It's in the news that some experiment was able to capture some alien specimens during a meteor shower:


Despite all the skepticism that has already been said about this finding, what would be a proof that such specimem came from outer space? Is there any established protocol to assure that some form of life didn't come from Earth?

  • 3
    $\begingroup$ Despite me having answered, I think this is off-topic for skeptics, because you're not asking us to verify/falsify a particular claim. Instead, you're asking us for "what would prove something came from outer space?", which I think people over at physics, biology, or space stackexchanges would be much better suited for. Would you mind having this migrated? $\endgroup$ – Sancho Sep 20 '13 at 17:54
  • $\begingroup$ I can migrate it, but this could be a good skeptical question given the claims being made. $\endgroup$ – Larian LeQuella Sep 21 '13 at 3:46
  • 1
    $\begingroup$ @LarianLeQuella As I understand it, woliveirajr is interested in the basic science question of "what would prove that something came from outer space?", rather than having the claims of these scientists examined. If he/she is also interested in having the claims examined, that question could be asked here separately, while this one is migrated elsewhere. $\endgroup$ – Sancho Sep 21 '13 at 22:33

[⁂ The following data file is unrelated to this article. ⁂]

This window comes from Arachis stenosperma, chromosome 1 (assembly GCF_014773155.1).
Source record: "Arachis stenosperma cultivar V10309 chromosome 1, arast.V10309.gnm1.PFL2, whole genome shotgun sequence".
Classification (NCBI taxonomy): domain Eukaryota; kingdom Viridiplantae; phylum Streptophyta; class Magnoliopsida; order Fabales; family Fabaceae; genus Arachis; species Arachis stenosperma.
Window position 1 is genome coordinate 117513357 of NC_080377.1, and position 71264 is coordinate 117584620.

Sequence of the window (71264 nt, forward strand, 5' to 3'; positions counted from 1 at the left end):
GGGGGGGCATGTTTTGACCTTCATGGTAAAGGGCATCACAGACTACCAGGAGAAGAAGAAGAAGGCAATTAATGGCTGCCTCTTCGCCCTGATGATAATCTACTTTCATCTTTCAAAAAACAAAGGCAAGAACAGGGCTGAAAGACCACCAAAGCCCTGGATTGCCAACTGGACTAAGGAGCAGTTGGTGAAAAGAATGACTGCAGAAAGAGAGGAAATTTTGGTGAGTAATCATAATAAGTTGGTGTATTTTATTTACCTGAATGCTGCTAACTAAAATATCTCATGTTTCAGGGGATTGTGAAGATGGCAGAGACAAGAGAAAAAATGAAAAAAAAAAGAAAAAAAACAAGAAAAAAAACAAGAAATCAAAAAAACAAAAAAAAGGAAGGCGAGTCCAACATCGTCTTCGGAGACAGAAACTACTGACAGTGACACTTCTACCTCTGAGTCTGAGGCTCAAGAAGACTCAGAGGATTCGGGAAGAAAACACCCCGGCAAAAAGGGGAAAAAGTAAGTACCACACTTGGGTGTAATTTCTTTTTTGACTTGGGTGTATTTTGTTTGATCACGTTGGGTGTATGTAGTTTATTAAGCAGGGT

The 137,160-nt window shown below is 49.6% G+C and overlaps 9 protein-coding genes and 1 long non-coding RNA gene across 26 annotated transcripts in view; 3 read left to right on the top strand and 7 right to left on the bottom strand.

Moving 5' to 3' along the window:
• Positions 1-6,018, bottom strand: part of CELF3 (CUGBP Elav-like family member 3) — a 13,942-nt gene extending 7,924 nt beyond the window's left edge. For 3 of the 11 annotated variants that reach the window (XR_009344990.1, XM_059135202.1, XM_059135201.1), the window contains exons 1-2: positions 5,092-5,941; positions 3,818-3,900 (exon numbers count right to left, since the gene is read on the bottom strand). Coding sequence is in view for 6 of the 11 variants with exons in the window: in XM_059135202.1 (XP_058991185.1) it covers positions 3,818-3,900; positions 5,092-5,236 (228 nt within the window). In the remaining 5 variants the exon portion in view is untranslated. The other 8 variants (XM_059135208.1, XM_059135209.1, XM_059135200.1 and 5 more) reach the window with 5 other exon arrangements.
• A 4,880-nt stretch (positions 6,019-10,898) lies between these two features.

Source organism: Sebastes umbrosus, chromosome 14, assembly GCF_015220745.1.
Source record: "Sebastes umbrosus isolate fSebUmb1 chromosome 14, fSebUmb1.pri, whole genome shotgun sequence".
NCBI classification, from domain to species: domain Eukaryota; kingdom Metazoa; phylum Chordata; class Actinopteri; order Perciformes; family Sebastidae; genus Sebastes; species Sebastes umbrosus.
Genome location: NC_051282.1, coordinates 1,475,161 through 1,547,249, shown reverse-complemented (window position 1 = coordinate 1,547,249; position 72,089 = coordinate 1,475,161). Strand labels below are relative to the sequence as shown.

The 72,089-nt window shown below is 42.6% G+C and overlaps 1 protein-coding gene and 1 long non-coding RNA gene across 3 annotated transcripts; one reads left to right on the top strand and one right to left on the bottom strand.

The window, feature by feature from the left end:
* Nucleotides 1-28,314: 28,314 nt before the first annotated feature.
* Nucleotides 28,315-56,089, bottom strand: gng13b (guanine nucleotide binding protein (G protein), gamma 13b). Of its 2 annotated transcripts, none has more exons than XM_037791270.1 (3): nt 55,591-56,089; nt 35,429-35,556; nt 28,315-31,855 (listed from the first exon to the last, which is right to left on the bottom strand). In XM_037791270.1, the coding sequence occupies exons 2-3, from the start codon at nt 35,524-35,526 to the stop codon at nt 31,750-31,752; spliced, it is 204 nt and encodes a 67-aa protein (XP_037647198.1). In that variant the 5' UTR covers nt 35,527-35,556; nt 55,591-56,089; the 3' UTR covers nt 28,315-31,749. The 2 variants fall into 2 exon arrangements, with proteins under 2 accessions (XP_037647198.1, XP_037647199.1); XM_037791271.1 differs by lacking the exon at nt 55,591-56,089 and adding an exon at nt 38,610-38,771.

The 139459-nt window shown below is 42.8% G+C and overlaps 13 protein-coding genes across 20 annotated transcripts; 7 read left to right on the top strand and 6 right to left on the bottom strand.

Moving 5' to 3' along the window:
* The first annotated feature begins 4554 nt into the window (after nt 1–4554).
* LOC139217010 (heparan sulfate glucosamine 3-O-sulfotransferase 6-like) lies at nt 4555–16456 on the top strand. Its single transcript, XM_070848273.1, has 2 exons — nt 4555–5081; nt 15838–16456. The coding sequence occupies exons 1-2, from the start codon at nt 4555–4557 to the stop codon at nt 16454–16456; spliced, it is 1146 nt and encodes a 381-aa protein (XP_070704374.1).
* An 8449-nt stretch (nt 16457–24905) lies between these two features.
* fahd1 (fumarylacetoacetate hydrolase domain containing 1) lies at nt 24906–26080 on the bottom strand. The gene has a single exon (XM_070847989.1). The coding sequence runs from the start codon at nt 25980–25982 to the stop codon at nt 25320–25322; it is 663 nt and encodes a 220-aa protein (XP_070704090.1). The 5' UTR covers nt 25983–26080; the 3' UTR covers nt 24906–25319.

I wouldn't say that there is an established protocol - claims of alien life are not commonly testable or even legitimate - but if something were discovered and deemed "alive," a fairly good sign it was alien would be if its genetic makeup were based on something other than DNA or RNA. That would be a dead giveaway the organism had side-stepped every known organism on Earth and while that doesn't prove alien-ness, it would certainly hint strongly of a non-Terran genesis. There are arguments for and against carbon/CHNOPS-based life but that is nowhere near as definitive.

Also, there's another really good technique. I don't like to resort to ad hominem attacks, but ideally the discovery should be by someone who has not already made verifiable false claims on the same topic.

| improve this answer | |
  • 2
    $\begingroup$ Isotopic ratios could theoretically be useful, in particular carbon or oxygen (a la the Allende meteorite), but there are so many ways to get different numbers that an alien origin hypothesis would rank pretty low. It could be informative but it certainly isn't a magical "push button, get number" scenario. Wonky ratios have already been observed many times for definitely Earth-bound life. $\endgroup$ – Amory Sep 23 '13 at 2:00

Your Answer

By clicking “Post Your Answer”, you agree to our terms of service, privacy policy and cookie policy

Not the answer you're looking for? Browse other questions tagged or ask your own question.